Yesterday I had an amazing blessing. To think that a young man about to turn 30 would come to my home office to ask for guidance was both humbling and scary. He is not your “average Joe.” No, he is charismatic, smart, driven, caring and searching. He, like many of us, reached the point where he was searching for deeper meaning in his business life; he was teetering on the moment when he was going to determine his true career path – corporate life or entrepreneur. He has all the potential to be an amazing entrepreneur and I know he will be.
As a Dad who works from home, I sometimes have the opportunity of my seven year old daughter, Faith, being at home while I am working. The other day she made an observation that hit me deep “Dad, you don’t smile as much when you’re working.” It got me thinking that evening – what would business be like through the eyes of a seven year old. I thought back over the past three years on situations I have dealt with as an entrepreneur that closely mirrored those that Faith has dealt with at school. I came to the following conclusions:
There Frank Lopo and I were at Einsteins over a bagel and orange juice having a fantastic business philosophy conversation when we reached a topic many entrepreneurs find difficult to discuss. Both Frank and I agreed, it’s one of the hardest pills to swallow as a business owner – letting go to move on.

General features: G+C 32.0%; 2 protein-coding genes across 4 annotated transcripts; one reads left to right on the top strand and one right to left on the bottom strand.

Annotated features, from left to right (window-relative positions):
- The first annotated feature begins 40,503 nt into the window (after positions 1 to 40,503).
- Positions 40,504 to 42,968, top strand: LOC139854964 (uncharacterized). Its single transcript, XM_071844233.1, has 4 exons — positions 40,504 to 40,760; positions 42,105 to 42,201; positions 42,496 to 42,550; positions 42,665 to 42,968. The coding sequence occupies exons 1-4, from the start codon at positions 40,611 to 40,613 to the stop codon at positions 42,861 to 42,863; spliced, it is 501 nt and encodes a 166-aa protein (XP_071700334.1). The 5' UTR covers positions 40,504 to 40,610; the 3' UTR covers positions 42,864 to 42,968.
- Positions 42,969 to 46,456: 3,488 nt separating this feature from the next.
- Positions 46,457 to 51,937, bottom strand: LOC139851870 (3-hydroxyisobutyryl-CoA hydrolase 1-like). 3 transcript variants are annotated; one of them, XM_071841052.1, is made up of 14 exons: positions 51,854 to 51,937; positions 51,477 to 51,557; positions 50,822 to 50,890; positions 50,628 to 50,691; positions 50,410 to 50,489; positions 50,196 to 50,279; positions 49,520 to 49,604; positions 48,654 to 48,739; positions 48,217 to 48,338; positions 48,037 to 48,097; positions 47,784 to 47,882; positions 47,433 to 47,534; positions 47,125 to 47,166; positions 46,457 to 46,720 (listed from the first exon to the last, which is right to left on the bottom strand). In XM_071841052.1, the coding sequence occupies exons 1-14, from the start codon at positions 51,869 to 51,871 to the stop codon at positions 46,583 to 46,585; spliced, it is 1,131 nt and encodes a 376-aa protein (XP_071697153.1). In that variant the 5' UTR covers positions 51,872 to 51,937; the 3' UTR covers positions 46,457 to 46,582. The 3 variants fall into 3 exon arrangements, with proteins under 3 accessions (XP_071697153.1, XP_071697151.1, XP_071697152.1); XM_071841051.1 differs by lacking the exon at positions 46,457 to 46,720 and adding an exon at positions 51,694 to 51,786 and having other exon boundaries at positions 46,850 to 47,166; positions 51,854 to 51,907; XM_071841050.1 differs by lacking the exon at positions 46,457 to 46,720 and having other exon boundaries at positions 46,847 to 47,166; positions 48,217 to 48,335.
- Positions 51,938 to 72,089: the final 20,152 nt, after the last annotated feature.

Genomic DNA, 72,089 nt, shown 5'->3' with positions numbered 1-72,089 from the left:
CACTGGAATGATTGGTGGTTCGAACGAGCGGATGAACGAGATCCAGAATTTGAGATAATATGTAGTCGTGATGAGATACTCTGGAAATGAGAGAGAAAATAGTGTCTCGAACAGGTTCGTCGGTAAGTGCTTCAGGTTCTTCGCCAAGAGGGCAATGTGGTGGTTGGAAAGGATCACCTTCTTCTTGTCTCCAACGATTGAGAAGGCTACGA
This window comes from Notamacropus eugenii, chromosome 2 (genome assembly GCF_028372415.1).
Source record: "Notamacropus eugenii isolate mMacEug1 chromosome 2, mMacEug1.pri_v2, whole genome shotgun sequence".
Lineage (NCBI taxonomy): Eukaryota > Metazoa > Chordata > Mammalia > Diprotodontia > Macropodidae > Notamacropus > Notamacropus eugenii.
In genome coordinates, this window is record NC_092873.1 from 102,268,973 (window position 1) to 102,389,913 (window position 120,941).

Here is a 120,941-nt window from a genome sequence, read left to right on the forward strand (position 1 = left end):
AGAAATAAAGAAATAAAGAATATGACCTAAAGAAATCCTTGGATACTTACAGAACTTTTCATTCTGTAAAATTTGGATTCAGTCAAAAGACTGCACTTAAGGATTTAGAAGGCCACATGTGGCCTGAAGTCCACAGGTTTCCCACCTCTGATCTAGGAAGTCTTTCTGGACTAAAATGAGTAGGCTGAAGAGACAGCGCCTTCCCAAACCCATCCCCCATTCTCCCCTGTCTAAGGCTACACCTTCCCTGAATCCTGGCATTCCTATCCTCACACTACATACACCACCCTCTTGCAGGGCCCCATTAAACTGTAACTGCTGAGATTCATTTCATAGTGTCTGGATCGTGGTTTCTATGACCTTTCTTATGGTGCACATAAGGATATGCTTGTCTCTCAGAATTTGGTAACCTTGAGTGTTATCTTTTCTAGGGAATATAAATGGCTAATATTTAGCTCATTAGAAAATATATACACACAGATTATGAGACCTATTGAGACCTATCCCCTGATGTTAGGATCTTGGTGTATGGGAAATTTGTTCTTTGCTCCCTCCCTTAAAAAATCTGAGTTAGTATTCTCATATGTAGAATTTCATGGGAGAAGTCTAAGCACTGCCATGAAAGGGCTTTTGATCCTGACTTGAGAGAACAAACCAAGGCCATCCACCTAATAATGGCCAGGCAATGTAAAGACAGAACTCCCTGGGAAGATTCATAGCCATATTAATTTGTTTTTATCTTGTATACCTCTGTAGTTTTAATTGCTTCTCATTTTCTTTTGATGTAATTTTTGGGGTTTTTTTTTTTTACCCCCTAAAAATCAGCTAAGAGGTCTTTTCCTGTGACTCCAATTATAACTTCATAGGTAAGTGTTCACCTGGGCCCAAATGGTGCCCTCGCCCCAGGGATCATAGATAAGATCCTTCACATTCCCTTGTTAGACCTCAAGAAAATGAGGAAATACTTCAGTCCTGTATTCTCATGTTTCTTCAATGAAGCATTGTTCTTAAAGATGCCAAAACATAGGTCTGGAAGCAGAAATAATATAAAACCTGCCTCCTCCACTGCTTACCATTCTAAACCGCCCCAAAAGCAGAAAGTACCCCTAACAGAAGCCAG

We have worked with numerous non-profits over the years. One issue we see that the majority have in common is that they don’t operate like a business. Many times, the founders of the non-profit are what we call ‘technicians,’ folks with a fantastic skill set in a particular field; but, are not always business savvy.
I fail everyday. I fail to keep my cool and composure. I fail to stop and see the big picture. I fail to stop failing.
I’ve heard it said “failure is not an option,” “failure is for the weak,” “only the strong succeed,” etc. They are all wrong…to a point. One thing I have learned about failure, as an entrepreneur, is that if you aren’t failing, you aren’t working hard enough. If you are a person driven to succeed and place 120% and then another 120% into what you are passionate about, you will fail. Failure is part of the learning process, it’s part of being an entrepreneur. To stop working hard and striving for improvement is the true failure; but, there will be plenty of small failures along the way. So, to dispel the myth that failure is in total a horrible outcome, here are three lessons I have learned from failure.
I see daily discussions regarding scalable business models. A reoccurring point I see when the discussion of scalable business comes up is the immediacy of growth. I understand that growth is necessary, but there is one issue that seems to be missing from the scalability conversation – sustainability. It is important to remember that unadulterated growth without a sustainability model can cripple a business let alone possibly destroy a business.